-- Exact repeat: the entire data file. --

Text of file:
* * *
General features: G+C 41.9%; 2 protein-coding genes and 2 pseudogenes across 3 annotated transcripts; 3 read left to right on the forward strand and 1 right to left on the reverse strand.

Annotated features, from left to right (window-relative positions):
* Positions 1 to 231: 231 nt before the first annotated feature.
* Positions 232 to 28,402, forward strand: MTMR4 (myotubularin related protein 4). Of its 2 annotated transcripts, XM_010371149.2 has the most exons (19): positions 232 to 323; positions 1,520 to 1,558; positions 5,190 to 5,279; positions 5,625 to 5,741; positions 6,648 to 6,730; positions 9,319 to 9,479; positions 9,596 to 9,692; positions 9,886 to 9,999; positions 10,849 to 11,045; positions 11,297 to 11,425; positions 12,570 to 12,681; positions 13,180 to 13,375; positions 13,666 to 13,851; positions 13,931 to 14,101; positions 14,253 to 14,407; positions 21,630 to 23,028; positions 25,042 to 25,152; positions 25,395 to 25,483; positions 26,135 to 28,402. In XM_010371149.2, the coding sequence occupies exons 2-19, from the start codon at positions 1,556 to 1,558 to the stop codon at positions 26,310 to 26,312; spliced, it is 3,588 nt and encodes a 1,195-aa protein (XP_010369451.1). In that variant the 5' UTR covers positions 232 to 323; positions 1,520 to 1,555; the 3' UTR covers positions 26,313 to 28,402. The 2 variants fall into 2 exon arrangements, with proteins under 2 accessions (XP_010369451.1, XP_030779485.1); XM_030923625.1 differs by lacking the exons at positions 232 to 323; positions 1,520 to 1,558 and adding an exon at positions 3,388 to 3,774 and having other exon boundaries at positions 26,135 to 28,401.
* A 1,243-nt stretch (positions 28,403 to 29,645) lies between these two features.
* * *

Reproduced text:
General features: G+C 41.9%; 2 protein-coding genes and 2 pseudogenes across 3 annotated transcripts; 3 read left to right on the forward strand and 1 right to left on the reverse strand.

Annotated features, from left to right (window-relative positions):
* Positions 1 to 231: 231 nt before the first annotated feature.
* Positions 232 to 28,402, forward strand: MTMR4 (myotubularin related protein 4). Of its 2 annotated transcripts, XM_010371149.2 has the most exons (19): positions 232 to 323; positions 1,520 to 1,558; positions 5,190 to 5,279; positions 5,625 to 5,741; positions 6,648 to 6,730; positions 9,319 to 9,479; positions 9,596 to 9,692; positions 9,886 to 9,999; positions 10,849 to 11,045; positions 11,297 to 11,425; positions 12,570 to 12,681; positions 13,180 to 13,375; positions 13,666 to 13,851; positions 13,931 to 14,101; positions 14,253 to 14,407; positions 21,630 to 23,028; positions 25,042 to 25,152; positions 25,395 to 25,483; positions 26,135 to 28,402. In XM_010371149.2, the coding sequence occupies exons 2-19, from the start codon at positions 1,556 to 1,558 to the stop codon at positions 26,310 to 26,312; spliced, it is 3,588 nt and encodes a 1,195-aa protein (XP_010369451.1). In that variant the 5' UTR covers positions 232 to 323; positions 1,520 to 1,555; the 3' UTR covers positions 26,313 to 28,402. The 2 variants fall into 2 exon arrangements, with proteins under 2 accessions (XP_010369451.1, XP_030779485.1); XM_030923625.1 differs by lacking the exons at positions 232 to 323; positions 1,520 to 1,558 and adding an exon at positions 3,388 to 3,774 and having other exon boundaries at positions 26,135 to 28,401.
* A 1,243-nt stretch (positions 28,403 to 29,645) lies between these two features.